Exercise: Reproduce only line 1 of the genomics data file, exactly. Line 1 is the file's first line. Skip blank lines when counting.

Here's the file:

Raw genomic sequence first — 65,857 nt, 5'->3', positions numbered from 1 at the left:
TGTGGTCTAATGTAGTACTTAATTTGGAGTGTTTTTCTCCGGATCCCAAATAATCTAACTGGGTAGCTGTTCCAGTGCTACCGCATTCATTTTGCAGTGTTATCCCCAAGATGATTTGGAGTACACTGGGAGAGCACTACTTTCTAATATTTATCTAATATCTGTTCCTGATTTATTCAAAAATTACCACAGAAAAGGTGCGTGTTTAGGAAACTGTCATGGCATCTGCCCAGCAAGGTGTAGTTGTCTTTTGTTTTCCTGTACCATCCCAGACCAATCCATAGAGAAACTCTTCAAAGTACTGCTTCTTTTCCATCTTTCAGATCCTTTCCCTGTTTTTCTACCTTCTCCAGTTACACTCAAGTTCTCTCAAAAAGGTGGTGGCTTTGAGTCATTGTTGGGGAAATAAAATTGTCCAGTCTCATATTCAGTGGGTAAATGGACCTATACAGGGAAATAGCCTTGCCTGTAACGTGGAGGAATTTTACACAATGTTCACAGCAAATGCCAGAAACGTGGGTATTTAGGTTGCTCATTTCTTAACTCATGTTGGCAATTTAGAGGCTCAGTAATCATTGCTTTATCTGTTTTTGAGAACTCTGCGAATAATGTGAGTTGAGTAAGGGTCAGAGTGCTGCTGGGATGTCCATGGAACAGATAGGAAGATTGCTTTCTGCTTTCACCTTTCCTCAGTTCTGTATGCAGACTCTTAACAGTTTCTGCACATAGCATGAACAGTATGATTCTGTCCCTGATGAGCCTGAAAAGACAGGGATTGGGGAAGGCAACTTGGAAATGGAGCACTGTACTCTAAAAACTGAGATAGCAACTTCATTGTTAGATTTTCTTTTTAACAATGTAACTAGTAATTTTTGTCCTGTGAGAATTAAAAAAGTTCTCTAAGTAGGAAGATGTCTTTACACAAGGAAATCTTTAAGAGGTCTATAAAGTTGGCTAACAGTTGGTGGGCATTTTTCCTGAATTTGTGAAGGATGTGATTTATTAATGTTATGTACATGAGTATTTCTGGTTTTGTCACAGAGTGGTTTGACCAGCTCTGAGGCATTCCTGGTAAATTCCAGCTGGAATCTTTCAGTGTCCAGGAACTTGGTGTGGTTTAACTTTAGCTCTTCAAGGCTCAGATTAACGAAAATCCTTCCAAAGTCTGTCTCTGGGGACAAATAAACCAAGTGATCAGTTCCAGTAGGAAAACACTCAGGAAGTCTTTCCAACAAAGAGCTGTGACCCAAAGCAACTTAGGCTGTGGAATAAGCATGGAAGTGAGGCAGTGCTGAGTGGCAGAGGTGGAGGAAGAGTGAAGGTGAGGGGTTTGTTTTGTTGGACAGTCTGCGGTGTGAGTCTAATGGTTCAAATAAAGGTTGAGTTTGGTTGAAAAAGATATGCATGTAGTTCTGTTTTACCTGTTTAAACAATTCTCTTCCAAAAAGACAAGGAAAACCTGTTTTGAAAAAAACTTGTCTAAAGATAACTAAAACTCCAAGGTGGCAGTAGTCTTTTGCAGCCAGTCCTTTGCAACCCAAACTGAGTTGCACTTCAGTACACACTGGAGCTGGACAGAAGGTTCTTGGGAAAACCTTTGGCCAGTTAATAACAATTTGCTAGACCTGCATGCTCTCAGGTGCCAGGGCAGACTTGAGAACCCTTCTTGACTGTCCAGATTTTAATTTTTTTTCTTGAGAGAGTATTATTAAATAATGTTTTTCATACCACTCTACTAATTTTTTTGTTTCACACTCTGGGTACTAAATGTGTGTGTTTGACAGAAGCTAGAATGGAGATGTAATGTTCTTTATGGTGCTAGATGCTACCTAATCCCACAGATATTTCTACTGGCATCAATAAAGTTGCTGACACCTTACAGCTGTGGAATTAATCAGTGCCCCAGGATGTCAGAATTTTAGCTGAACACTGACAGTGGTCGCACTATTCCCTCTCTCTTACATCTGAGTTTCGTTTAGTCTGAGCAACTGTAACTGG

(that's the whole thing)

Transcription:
Raw genomic sequence first — 65,857 nt, 5'->3', positions numbered from 1 at the left: